Those are the 3 times when switching the N is necessary, and any other switching of the N should generally be avoided.

So an inlet point for plugging in a genset should not have the N switched at that point, but must have it switched by the c/o device.
The mains N, between distribution network and installation's MEN link, must NEVER be switched.

3010 revision is almost complete, and is expected to be published later this year.
Be wary of applying anything you saw in the draft, as there have been some changes since (some things were technically wrong).

have to realise that "3010" is about supplying installations from gensets. It's not about genset design, but it's based on the idea that the genset complies with :2790"
That Standard is out of date, and there's nothing to require compliance with it.

The new 3010 will have some advice on this, and on direct supply to equipment, and also as to why an earth electrode at genset is neither necessary nor desirable; simply because such advice isn't readily available anywhere else. It will also have a lot more diagrams, in colour.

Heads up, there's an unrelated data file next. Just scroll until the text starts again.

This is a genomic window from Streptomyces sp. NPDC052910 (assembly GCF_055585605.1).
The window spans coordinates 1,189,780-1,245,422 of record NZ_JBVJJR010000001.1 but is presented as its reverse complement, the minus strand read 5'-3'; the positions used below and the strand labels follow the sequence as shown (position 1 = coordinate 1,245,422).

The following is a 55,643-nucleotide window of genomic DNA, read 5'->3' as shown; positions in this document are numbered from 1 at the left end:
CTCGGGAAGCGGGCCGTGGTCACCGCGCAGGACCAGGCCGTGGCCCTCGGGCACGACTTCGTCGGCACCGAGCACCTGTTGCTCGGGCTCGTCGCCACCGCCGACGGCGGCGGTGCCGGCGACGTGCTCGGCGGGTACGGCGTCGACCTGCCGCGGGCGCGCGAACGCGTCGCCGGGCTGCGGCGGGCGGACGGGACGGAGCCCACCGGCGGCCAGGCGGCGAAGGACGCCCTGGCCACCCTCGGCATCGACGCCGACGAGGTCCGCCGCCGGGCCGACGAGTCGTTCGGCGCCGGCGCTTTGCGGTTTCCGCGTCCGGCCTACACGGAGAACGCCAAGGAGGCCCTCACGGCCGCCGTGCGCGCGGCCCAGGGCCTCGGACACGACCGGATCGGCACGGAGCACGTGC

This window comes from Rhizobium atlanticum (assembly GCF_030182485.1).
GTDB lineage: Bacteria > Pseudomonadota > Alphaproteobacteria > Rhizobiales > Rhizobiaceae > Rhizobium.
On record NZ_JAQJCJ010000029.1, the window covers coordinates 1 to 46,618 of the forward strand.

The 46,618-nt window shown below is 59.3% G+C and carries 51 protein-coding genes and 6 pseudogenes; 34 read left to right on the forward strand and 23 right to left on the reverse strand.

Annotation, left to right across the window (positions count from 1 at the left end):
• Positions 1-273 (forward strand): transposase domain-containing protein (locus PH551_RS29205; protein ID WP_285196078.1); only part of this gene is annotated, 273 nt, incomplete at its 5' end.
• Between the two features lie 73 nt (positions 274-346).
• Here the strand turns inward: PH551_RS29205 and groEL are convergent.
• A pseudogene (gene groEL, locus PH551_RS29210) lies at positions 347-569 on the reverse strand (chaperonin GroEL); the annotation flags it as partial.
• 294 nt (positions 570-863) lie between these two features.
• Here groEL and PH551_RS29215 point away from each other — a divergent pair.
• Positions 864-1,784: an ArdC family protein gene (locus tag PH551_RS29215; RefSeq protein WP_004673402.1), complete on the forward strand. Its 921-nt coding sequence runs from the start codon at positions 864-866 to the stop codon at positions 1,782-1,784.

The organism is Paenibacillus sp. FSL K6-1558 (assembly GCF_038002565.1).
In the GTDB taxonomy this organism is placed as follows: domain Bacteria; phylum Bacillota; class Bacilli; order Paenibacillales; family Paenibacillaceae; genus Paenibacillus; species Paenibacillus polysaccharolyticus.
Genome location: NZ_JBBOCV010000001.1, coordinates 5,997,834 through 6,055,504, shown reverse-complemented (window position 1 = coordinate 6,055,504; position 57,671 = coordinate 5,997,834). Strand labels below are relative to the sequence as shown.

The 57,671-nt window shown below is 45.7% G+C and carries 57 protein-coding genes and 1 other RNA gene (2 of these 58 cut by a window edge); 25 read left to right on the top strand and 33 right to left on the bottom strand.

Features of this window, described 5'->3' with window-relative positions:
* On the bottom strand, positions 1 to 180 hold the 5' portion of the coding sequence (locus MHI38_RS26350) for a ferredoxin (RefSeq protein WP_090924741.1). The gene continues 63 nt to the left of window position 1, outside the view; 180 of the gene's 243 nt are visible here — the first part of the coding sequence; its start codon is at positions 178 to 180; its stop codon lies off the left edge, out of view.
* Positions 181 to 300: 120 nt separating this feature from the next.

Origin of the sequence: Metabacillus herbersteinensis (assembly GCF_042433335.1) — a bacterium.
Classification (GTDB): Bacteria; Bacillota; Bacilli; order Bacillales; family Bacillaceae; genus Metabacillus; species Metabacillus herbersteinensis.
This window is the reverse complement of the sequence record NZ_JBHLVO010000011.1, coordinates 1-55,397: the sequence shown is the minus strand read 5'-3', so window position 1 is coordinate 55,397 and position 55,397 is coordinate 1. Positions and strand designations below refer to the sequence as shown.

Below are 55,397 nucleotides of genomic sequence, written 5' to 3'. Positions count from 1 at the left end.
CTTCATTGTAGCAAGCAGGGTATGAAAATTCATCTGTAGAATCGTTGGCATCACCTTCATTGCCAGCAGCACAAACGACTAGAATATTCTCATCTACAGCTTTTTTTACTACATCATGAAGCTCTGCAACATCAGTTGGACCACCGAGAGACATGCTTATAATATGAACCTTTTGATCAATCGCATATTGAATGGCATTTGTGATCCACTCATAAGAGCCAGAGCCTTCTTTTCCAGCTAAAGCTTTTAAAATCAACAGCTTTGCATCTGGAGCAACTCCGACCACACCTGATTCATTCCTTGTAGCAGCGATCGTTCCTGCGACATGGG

clxltd
Mar 14 2017 12:50

I appreciate the work in that reply Aleck - I didn't realize 4-pole isolation was an actually requirement at the generator.
regards - chrisp
   

AlecK
Mar 14 2017 14:31

It is for supply to an installation
   

clxltd
Jun 07 2017 16:50

Does anyone know where the earth impedance test results were derived from for the article in the attahed link for the Energy Safety Service?

Very much stresses the need for MEN earthing (as opposed to Equipotential bonding) of generators which is generally discouraged. I appreciate AS/NZS3000 differentiates between over and under 25KVA, like a 20KVA Gen-set is safer!
chrisp

http://www.energysafety.govt.nz/about/publications/publications-for-industry/industry-bulletins/electrical-safety-bulletins/requirement-for-supplying-electricity-to-a-temporary-installation-from-a-generator-set-rated-above-25kva?searchterm=Requiremen